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The Akiyama brothers, Saneyuki and Yoshifuru, from Matsuyama, played important roles in Japan’s history when the country emerged as a world power in the Meiji Period. They would perhaps be surprised to learn of the role that they continue to play today.
The brothers were born in Matsuyama Domain, Iyo Province, the sons of a poor samurai. Yoshifuru trained as a cavalryman while Saneyuki studied literature as a youth with his childhood friend, the famous poet Masaoka Shiki. However, due to lack of funds, Yoshifuru ordered his younger brother go to the Naval Academy in Tsukiji, Tokyo. The brothers subsequently became major personages in their respective spheres, taking part in combat and playing roles in Japan’s global diplomacy.
The Akiyama brothers are portrayed in the novel Saka no Ue no Kumo by Shiba Ryotaro originally published serially from 1968 to 1972. This was made into a three year NHK television special drama series which is being shown in thirteen episodes from 2009 to 2011. The novel and its offshoots are the basis of a project conceived by the then mayor of Matsuyama, Tokihiro Nakamura, now governor of Ehime prefecture, to make Matsuyama a center for period filmmaking, as well as a magnet for visitors who are hungry for Meiji Period nostalgia. As part of this project, the house where the Akiyama brothers were born was recreated on the original site in 2005, next to a martial arts dojo, with bronzes of the brothers in the courtyard.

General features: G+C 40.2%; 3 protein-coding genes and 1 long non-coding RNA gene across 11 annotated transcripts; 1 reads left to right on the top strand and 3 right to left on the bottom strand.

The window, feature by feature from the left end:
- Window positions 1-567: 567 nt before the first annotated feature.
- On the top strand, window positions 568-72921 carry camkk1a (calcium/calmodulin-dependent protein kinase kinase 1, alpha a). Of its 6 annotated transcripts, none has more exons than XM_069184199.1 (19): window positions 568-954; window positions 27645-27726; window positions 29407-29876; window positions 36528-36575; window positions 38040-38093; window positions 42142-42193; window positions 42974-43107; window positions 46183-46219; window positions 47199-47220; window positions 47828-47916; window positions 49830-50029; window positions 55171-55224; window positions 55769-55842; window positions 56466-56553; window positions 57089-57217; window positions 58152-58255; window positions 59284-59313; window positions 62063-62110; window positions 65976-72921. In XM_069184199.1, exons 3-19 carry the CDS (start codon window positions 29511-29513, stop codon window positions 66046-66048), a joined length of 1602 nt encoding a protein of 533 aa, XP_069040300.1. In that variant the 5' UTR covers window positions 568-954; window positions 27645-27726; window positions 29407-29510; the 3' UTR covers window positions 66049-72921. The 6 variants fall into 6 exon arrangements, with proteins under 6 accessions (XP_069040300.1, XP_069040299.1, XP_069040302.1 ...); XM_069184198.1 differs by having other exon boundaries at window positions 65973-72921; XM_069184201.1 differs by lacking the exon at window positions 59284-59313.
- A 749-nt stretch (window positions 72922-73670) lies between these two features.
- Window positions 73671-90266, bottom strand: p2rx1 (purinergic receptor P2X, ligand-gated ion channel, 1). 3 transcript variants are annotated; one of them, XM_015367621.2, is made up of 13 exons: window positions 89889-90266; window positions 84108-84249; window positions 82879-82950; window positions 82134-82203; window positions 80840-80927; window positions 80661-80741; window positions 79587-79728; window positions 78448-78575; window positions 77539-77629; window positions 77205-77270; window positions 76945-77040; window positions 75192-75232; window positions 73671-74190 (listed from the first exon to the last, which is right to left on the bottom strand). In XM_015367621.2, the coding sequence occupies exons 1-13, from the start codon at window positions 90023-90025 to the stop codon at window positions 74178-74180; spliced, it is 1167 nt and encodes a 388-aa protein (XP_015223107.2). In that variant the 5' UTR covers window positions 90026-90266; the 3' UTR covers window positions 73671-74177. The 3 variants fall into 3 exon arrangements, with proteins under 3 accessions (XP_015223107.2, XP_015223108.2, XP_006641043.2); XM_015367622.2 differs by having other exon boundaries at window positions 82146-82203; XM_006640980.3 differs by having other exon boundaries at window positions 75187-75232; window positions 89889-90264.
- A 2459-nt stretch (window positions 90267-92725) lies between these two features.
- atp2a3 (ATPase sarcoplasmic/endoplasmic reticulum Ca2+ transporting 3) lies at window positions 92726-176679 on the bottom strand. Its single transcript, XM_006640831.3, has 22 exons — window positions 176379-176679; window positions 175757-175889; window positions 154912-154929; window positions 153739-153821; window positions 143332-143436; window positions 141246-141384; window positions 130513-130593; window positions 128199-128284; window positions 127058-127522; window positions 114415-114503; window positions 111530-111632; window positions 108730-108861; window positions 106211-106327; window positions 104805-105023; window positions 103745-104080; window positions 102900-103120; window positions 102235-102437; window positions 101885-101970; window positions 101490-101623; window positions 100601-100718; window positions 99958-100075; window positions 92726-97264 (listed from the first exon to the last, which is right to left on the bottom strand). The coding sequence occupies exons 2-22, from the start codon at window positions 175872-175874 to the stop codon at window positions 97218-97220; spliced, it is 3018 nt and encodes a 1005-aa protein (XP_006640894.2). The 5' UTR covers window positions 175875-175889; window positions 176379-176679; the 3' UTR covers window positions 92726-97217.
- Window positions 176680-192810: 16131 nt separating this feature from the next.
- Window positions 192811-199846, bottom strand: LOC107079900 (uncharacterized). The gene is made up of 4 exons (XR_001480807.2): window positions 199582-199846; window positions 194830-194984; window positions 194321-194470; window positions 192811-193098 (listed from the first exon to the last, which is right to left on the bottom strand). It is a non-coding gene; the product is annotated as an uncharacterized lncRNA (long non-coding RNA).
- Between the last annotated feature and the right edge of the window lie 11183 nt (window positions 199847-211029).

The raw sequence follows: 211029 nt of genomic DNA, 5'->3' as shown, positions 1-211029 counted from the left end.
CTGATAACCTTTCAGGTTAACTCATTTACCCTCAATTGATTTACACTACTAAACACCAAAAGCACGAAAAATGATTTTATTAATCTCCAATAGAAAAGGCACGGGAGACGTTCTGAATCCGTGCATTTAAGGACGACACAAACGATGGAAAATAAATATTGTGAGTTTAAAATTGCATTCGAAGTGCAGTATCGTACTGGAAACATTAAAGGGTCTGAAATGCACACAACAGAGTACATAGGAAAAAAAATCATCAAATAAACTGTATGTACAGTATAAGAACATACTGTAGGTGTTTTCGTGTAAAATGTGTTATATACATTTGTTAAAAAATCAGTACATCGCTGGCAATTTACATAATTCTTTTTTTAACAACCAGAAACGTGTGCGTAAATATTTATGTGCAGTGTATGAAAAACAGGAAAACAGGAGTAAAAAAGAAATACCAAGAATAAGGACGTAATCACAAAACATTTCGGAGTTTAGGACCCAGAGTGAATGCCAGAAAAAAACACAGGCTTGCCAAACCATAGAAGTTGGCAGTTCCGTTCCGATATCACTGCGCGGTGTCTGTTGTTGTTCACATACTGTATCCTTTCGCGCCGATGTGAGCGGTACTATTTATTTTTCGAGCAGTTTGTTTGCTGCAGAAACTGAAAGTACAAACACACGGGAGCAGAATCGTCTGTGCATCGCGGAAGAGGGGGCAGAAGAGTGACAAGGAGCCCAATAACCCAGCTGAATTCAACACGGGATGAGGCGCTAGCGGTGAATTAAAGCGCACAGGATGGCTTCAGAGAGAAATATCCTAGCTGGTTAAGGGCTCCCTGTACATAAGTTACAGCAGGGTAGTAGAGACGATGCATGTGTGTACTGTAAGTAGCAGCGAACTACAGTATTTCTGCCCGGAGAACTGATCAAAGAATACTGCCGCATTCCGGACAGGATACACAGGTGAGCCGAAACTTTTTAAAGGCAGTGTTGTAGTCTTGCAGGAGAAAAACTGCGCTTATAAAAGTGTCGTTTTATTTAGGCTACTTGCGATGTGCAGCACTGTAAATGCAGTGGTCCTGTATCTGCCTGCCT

The recreated house looks very new, and the modern buildings all around create a less than convincingly Meiji Period atmosphere. However, the fig and pomegranate trees, planted to represent those known to be favorites with the two boys, are flourishing next to the well, which stands in its original place. In this little corner of the site, you could imagine samurai boys growing up in straightened but proud circumstances. You can also go into the dojo next door and savor the unbroken line of the martial tradition.
The staff, led by the outgoing Mr. Mito, are very keen to explain everything about the Akiyamas and the Matsuyamaof their time. We sat down in the shade next to the bust of Saneyuki and had a long discussion in Japanese about the historical links of Japan and Britain, and their relative positions today. One of the two lady guides asked me where I was off to next, and when I indicated I was going to the graveyard for Russian soldiers, she offered an interesting overview and some details about that place too.
Mr. Mito invited me to lay my hands Saneyuki’s “to become smarter”. Judging by the wear on the top of the statue’s hands, it’s evident that plenty of people have thought it worth a try at least. Mr. Mito assured me that this is a ‘power spot’, but I confess that I didn’t feel the power myself.
If you’re visiting Matsuyama Castle or Ropeway Gai (and you should!), the birthplace of the Akiyamas is just a short walk away. It’s worth a look to see the statues, the old photos and the fruit trees. And if you speak even a little Japanese, you’ll find instant friends in the guides there.